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NYT: 14 Media & Technology Convergence Trends 100

Posted by Hemos
from the where-are-we-going dept.
securitas writes "The New York Times Business/Media section looks at 14 media and technology industry convergence trends and ideas to watch in 2004 (Google link). Trends range from the stampede to flat-screen TV/display business, Japan's 3G mobile phone experiment, biometrics as a global ID system for security, identification and authentication, the impact of PVRs (personal video recorders), Internet advertising and paid search engine listings, the Google IPO and venture capital technology investment, what the movie studios call piracy but what is really copyright infringement, and many other trends and ideas. It will take you a while to read through all 14 pages, but it's definitely good food for thought. Which 2004 technology and media trends and ideas did the New York Times staff miss? Discuss."
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NYT: 14 Media & Technology Convergence Trends

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  • They missed the Beagle 2 lander apparently converging with the Martian surface at high velocity, apparently.
    • Jokes about Beagle2 'probable' landing failure are not funny anymore.
    • by Anonymous Coward
      I remember, when I was a kid, news was news. It wasn't bullshit wrapped in hype distilled into a soundbite. Now that's just the "news" as it were.

      Unbelievably, after watching TV stations lower the bar, the newspapers instead of leading, have decided to follow into the darkage. The NYT, appearently being no exception. "I've got a fantastic idea, instead of researhing a story, which is hard, or just making shit up, which is almost as hard, why don't we just mention a lot of trends together and fill up th
  • by beders (245558) on Monday December 29, 2003 @10:20AM (#7827567) Homepage
    This is /.! I couldn't be bothered with the end of that sentence :)
  • Maybe the Google IPO will lead to a new dot com boom. This time I'm old enough to get in on it.

  • by commo1 (709770) on Monday December 29, 2003 @10:23AM (#7827596)
    DVD region codes. This will be a huge issue this year, as discussed a few days ago in /. . The world market for digital content distribution will become just that: a world market. I for one am looking forward to getting the latest Coldplay album & singles at the same time as our friends in the UK, almost as much as they are looking forward to simultaneous releases of movies & TV shows. I think that real-time, same-day releases will become more and more prevalent (a la Matrix Revolutions release). THis will be the year that this becomes a big contested issue. It's also one of the best points for the p2p model.
    • The DVD region system is one of my pet peeves. However, I don't think it will ever be a big deal in the U.S. Just about everyone here is happy as long as they can get their "Bad Boys II" and Hillary Duff movies.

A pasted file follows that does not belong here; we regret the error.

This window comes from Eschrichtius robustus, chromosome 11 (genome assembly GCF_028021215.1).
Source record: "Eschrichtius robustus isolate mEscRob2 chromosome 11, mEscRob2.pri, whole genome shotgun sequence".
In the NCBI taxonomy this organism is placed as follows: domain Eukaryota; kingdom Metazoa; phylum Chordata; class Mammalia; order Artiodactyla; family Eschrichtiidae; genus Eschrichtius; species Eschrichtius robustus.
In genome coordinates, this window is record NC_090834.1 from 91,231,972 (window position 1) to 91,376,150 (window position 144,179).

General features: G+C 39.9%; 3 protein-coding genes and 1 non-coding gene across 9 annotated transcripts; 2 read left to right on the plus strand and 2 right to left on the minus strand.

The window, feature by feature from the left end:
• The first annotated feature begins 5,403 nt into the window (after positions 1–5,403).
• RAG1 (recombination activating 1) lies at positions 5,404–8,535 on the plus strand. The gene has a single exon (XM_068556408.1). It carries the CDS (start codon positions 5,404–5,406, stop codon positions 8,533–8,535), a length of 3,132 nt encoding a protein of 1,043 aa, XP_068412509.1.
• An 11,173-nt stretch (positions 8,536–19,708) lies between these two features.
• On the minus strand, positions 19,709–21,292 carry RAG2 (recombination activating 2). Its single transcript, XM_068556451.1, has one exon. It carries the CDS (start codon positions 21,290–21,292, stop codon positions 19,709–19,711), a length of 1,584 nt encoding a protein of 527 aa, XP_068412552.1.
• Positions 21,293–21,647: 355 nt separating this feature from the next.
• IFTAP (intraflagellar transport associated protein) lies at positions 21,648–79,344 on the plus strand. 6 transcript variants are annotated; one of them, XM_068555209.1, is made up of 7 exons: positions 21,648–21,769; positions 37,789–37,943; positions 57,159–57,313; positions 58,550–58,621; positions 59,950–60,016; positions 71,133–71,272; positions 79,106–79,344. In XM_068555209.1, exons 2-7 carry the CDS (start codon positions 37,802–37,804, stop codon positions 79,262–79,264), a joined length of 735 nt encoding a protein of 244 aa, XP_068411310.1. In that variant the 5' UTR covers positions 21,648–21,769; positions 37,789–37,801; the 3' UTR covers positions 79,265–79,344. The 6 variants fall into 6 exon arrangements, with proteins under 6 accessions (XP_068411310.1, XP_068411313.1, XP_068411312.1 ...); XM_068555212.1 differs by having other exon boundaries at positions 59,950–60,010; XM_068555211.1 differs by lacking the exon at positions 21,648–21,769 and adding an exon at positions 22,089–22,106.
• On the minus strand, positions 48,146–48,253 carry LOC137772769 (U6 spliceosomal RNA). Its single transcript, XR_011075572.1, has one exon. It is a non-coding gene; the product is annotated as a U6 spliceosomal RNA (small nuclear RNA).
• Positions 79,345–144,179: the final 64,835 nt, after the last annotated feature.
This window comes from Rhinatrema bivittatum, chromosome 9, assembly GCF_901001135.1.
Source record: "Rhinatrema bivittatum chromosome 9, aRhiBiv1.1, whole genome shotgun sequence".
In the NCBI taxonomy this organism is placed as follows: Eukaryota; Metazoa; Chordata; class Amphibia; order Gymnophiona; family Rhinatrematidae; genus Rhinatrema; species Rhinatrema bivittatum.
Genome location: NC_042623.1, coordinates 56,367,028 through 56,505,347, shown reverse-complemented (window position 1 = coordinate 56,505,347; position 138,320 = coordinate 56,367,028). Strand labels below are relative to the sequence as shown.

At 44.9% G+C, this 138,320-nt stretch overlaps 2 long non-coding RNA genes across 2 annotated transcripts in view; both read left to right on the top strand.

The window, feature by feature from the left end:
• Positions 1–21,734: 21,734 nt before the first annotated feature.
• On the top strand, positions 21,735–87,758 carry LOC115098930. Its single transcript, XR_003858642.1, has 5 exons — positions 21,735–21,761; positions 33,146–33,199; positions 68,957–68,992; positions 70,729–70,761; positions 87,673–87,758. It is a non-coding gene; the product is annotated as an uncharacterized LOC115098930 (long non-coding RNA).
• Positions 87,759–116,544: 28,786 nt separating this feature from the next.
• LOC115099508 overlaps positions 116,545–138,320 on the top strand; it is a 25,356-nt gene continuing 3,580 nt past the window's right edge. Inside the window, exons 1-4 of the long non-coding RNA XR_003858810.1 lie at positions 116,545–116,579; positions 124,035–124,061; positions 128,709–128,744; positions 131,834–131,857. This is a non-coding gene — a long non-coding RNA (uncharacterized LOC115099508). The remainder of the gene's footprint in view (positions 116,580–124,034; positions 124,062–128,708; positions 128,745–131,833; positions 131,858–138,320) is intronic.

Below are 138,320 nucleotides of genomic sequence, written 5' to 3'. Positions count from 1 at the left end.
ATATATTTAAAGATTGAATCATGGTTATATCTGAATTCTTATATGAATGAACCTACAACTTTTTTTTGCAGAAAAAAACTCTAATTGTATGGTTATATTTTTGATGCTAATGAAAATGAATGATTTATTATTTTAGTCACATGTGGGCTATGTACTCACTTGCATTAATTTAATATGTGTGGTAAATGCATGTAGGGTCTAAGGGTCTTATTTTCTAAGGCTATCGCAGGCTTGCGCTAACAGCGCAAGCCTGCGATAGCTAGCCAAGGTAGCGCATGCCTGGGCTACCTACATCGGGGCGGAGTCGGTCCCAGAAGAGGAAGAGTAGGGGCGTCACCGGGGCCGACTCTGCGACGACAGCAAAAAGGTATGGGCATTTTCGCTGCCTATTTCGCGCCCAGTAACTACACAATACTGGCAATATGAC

• You're right about it not being a huge issue Stateside. However, it will be a huge issue outside of the US and Canada (where almost everything is simultaneous). Which brings me to my next point: Why are the US and Canada so in-sync in terms of media release schedules and standards, wether it be HBO or DVD region codes? Because we are so close geographically. In the new world (digital distribution, legal or not)order, the importance of geographical proximity is lessened to the point it is a matter of a
        • Not to nitpick too much but I would suggest that the release dates are the same in the US and Canada not because of geographical proximity but instead because of the huge amount of trade the two nations engage in (the largest amount of trade between any two nations I believe.)

          This is related to location but entirely. But either way I think you are right about the growing convergence of media release schedules.
        • I thought the idea was to release a film on, say, the eighth of April in the USA and the fourth of August the same year in the rest of the world. Then they could write the release date in figures on the posters, and use just one print run for the whole world.
        • I can understand why DVD region codes would be such a big issue in Canada since (according to those Canadian government tourist brochures that we get here in the USA) everyone is bilingual in English and one of those silly European legacy languages (I can't remenber which one). Not having the correct code on the DVD player set means that the thousands of titles from the advanced and prolific European film industry that are flown to Canada as soon ast they hit the theatres in Europe are unable to be viewed.
          • If this is a real problem, and since DVD players are relatively inexpensive, why not just buy two of them and set the region codes differently on each one?

            I have a better idea, why not just buy one for every possible region? Hmmmm?!
        • Why are the US and Canada so in-sync in terms of media release schedules and standards, wether it be HBO or DVD region codes?

          Where are you getting HBO in Canada?
      • And I'm equally happy as long as I can avoid them. Region codes haven't been a big problem for me, as I generally refuse to buy anything that has them, though it's because I won't deal with the vendor rather than because of that particular unethical practice. But those particular movies... I almost think you deserve the MPAA.

      • The DVD region system is one of my pet peeves. However, I don't think it will ever be a big deal in the U.S. Just about everyone here is happy as long as they can get their "Bad Boys II" and Hillary Duff movies.

        Meh, there are DVD players for those of us who aren't willing to limit our selection of movies to one region. I'm using a Sampo now and regularly watch PAL encoded media from another region on my NTSC television with no problem at all.

        Who's Hillary Duff?